Mr. R. T. GRAHAM (Swift Current):
When the debate was adjourned last evening I was discussing the matter dealt with in the speech from the throne under the general head of social security. I had pointed out that a mere statement of the problem which we wish to solve, and unity of desire to achieve a measure of social security, will not in themselves be sufficient to enable us to reach our objective. One of the first essentials of planning for social security will be to put our house in order so that the foundation can bear the superstructure or the load that we propose to put upon it. May I say in passing that no plan of social security in a country such as Canada, with so important a part of its population engaged in agriculture, should lose sight of the position of the person engaged in farming. Certainly any plan based on the assumption that a measure of social security would merely add to the load that agriculture is already bearing would be a fatal mistake on the part of those attempting to put such a measure into effect. Our first duty is to examine the structure of Canada's economic life to see whether it can be improved so that it can bear that load which we propose to put upon it.
I ask myself what would be the two most important things to be dealt with in order to achieve our objective. First I suggest to the government and to this house that the fiscal policy of Canada must be such as to encourage the greatest possible exchange of surplus products with other countries; and secondly there must be a recognition on the part of that very important group in our Canadian national life, namely, labour, of the true relationship that exists between their wage rates, the cost of production and their own standards of living. I propose, in the very short time I have, to deal briefly with these two points.
I have often been amazed in the last few years to note that in all the strange formulas presented by different groups and individuals to cure our economic ills, the oft-repeated principle of common sense, to embark on a policy of free intercourse with the other nations of the world, has been so little put into practice. History shows that Great Britain rose to its greatest industrial strength and its highest standard of living under exactly that policy. The United States, in the early days of its development, accomplished the same measure of prosperity by free intercourse among the component parts of that great empire. It was only when their productive capacity rose to the point where they could not only serve the needs of their own people
The Address-Mr. Graham
but produce great surpluses that could be exchanged with other countries, that it has been gradually brought home, by the utterances of public men in the United States, that the advisability of continuing the high protectionist policy of the United States is wrong and will not succeed. That great empire, Soviet Russia, will in all likelihood go through the same experience as the United States. It may accomplish wonders internally so long as it is in that stage of development, but when it reaches the point of saturation it must look abroad to increase the standard of living of the people.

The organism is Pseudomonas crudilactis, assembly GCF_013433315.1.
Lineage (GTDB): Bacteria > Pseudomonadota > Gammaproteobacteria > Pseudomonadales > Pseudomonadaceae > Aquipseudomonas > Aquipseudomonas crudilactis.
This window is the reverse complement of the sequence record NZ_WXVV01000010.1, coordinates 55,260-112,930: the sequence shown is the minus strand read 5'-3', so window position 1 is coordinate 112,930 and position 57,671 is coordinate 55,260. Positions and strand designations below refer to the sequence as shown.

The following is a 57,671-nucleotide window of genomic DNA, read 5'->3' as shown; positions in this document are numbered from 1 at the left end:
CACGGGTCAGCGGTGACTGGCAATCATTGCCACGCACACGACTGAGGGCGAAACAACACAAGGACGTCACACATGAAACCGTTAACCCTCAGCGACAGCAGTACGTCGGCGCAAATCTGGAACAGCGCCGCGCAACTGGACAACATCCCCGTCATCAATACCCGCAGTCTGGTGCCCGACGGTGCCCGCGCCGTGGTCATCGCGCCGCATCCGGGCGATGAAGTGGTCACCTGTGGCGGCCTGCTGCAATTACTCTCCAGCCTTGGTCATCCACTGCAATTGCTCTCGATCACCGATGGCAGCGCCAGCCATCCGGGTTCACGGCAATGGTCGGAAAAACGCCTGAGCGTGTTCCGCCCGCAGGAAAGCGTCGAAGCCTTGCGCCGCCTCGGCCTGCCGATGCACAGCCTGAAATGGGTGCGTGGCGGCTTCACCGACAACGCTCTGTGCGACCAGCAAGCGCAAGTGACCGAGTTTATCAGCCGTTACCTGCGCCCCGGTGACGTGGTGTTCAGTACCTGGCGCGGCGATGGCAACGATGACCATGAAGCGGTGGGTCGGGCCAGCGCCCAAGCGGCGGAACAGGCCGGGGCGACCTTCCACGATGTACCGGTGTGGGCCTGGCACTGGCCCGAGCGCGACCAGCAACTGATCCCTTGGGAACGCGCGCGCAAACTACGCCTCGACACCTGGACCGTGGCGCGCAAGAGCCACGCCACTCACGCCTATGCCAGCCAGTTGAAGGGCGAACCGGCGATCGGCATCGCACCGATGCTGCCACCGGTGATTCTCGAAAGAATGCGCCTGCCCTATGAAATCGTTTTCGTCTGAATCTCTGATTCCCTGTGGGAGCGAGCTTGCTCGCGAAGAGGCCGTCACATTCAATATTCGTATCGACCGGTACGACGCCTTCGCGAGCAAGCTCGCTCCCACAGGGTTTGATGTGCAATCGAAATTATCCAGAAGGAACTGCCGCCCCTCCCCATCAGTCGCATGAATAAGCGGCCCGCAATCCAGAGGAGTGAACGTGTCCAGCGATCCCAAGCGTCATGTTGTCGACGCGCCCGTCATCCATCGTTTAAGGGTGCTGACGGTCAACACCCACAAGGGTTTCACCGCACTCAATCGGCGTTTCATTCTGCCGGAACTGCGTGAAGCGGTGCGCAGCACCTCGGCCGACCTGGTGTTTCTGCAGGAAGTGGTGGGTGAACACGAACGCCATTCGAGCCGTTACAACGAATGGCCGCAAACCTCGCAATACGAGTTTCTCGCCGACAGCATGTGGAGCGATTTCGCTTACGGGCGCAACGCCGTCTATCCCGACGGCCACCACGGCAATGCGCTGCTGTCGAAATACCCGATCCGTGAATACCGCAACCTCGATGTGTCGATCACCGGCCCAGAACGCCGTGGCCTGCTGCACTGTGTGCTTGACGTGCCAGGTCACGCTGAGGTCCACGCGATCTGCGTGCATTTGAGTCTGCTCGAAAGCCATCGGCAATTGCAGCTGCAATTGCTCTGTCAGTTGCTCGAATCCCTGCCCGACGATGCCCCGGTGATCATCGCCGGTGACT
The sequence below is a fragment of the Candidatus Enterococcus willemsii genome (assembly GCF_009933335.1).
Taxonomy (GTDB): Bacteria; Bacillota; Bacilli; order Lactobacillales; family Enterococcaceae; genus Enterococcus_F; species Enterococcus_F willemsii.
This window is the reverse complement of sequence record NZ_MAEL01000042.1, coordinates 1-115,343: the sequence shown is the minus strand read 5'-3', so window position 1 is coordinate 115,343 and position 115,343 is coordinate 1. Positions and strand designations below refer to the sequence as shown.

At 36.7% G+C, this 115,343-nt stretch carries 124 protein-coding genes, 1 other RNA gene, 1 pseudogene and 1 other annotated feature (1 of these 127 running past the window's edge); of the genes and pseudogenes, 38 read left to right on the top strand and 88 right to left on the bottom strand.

This is a particularly opportune moment to bring to the attention of the house the advantage of a policy so long urged by practically all economists, and certainly by many groups in this house down through the years. I suggest to the government that the greatest contribution made by the Liberal party in Canada to the general prosperity of the country has coincided with those opportunities which it has taken advantage of to increase trade with the country to the south of us. That is a standing tribute to the policy of free trade, and my own submission is that, unlike some other formulas, if we find a small dose of medicine accomplishing fairly good results it is sensible to continue the treatment and see if we cannot attain the degree of satisfaction in our economy which we all so much desire.
May I hope, too, that there will be no delay in this house on that particular question. In view of the recent Winnipeg convention, the long known attitude of the new leader of the Progressive Conservative party, and the attitude which has been expressed by the leader of the Cooperative Commonwealth Federation and .the leader of the New Democracy or Social Credit group, I take it that this is a most opportune time for Canada *to embark upon a policy which would produce the highest possible national income and ensure the highest possible standard of living for its citizens.
The other point with which I propose to deal is the position of labour. I have on my desk the report of the special committee of this house which sat in 1937 to consider farm implement prices. At page 1230 a breakdown is given of the actual costs entering into the manufacture and distribution of a horse-drawn binder betwen the years 1913 and 1936.
I draw the attention of the house to that particular table, because the more I have studied it the more I am convinced that in those figures lies the secret of the cause of many of the failures in our economy during that period. If hon. gentlemen will examine
this table they will find in the story it tells, first, that the direct labour costs entering into that binder increased during that period by over one hundred per cent.
As my time has almost expired, I shall have to leave this question with the hope that an opportunity will be given to me later to develop my argument.
Subtopic: CONTINUATION OP DEBATE ON ADDRESS IN REPLY